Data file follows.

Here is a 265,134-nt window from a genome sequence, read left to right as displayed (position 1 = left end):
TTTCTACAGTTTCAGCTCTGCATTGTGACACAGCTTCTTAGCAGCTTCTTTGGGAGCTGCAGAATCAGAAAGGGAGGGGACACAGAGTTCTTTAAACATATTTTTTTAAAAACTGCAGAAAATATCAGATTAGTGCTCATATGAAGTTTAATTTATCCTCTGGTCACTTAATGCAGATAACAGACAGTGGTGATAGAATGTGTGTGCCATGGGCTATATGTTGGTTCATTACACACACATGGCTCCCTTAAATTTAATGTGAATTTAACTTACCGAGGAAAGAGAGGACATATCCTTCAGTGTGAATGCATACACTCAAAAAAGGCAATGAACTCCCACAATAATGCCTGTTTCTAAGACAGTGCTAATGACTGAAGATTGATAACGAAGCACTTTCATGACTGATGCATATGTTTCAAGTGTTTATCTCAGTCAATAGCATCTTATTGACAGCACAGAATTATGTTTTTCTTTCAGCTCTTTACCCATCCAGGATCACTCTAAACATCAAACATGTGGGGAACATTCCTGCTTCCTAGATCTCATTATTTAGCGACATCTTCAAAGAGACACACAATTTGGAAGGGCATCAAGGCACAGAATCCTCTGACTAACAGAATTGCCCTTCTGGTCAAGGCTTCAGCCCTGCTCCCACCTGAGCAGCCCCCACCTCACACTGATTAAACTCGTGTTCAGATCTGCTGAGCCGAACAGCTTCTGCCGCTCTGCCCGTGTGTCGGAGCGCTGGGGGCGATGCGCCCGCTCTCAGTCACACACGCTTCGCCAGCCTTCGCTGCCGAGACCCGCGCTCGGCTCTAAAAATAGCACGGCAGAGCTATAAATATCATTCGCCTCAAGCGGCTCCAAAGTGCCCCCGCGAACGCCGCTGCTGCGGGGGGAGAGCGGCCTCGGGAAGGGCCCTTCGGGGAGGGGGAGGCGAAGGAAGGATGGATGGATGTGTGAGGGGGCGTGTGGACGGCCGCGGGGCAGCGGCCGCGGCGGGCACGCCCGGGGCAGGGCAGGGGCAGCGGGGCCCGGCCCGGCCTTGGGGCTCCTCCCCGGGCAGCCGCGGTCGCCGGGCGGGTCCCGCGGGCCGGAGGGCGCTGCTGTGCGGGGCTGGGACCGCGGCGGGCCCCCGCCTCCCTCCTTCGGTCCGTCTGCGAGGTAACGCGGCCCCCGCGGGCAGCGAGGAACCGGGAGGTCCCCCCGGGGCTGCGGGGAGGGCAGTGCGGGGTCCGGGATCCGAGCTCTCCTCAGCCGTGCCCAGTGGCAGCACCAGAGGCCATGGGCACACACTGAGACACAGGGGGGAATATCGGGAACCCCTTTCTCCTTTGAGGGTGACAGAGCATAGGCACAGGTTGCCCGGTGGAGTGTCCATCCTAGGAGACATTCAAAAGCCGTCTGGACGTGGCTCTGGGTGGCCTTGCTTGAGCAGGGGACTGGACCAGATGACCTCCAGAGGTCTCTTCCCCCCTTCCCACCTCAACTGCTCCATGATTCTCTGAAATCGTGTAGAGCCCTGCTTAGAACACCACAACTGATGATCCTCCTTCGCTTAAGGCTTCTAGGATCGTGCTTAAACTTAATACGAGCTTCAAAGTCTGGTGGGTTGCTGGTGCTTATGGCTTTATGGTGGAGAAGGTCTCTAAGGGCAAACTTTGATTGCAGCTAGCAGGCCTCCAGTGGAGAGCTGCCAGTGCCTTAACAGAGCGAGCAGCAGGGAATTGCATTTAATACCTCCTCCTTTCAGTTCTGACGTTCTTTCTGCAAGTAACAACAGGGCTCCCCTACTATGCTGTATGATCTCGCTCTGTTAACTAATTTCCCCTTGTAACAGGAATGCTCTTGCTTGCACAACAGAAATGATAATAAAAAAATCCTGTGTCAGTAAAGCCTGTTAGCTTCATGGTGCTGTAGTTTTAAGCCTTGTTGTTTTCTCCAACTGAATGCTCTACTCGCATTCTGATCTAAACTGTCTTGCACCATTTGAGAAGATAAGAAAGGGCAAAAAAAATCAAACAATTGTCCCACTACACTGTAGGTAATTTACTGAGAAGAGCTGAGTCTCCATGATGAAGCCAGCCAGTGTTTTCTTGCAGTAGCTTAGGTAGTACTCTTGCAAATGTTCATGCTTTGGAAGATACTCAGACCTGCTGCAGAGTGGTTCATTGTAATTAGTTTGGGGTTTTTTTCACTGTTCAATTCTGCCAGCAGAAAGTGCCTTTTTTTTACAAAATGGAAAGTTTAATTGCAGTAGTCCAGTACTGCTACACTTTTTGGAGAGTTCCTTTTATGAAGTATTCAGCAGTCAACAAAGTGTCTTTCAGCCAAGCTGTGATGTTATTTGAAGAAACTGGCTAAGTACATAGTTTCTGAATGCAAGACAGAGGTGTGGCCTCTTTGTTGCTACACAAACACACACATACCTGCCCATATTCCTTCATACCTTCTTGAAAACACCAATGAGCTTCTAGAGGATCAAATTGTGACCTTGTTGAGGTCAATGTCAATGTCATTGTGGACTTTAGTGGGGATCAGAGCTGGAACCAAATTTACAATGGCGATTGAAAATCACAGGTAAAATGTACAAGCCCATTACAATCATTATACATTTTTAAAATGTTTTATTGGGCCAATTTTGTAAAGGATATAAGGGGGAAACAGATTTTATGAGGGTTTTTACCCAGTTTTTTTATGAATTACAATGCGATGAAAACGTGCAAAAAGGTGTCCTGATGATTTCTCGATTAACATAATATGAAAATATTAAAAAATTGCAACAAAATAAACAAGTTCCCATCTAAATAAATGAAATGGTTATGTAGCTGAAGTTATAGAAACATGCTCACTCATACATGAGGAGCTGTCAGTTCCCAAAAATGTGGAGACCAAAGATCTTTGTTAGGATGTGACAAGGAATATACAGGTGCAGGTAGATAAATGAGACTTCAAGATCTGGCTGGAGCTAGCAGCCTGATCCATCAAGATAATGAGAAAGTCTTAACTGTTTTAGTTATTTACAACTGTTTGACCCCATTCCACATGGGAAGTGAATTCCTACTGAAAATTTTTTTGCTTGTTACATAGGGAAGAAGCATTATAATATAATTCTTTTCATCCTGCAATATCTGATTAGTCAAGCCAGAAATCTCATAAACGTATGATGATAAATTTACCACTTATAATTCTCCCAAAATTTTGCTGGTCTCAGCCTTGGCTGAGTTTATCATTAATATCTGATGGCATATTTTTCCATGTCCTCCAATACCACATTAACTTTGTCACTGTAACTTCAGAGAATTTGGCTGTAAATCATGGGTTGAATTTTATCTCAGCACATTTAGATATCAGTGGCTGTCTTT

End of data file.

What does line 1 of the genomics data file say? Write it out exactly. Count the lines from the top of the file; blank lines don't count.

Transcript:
Here is a 265,134-nt window from a genome sequence, read left to right as displayed (position 1 = left end):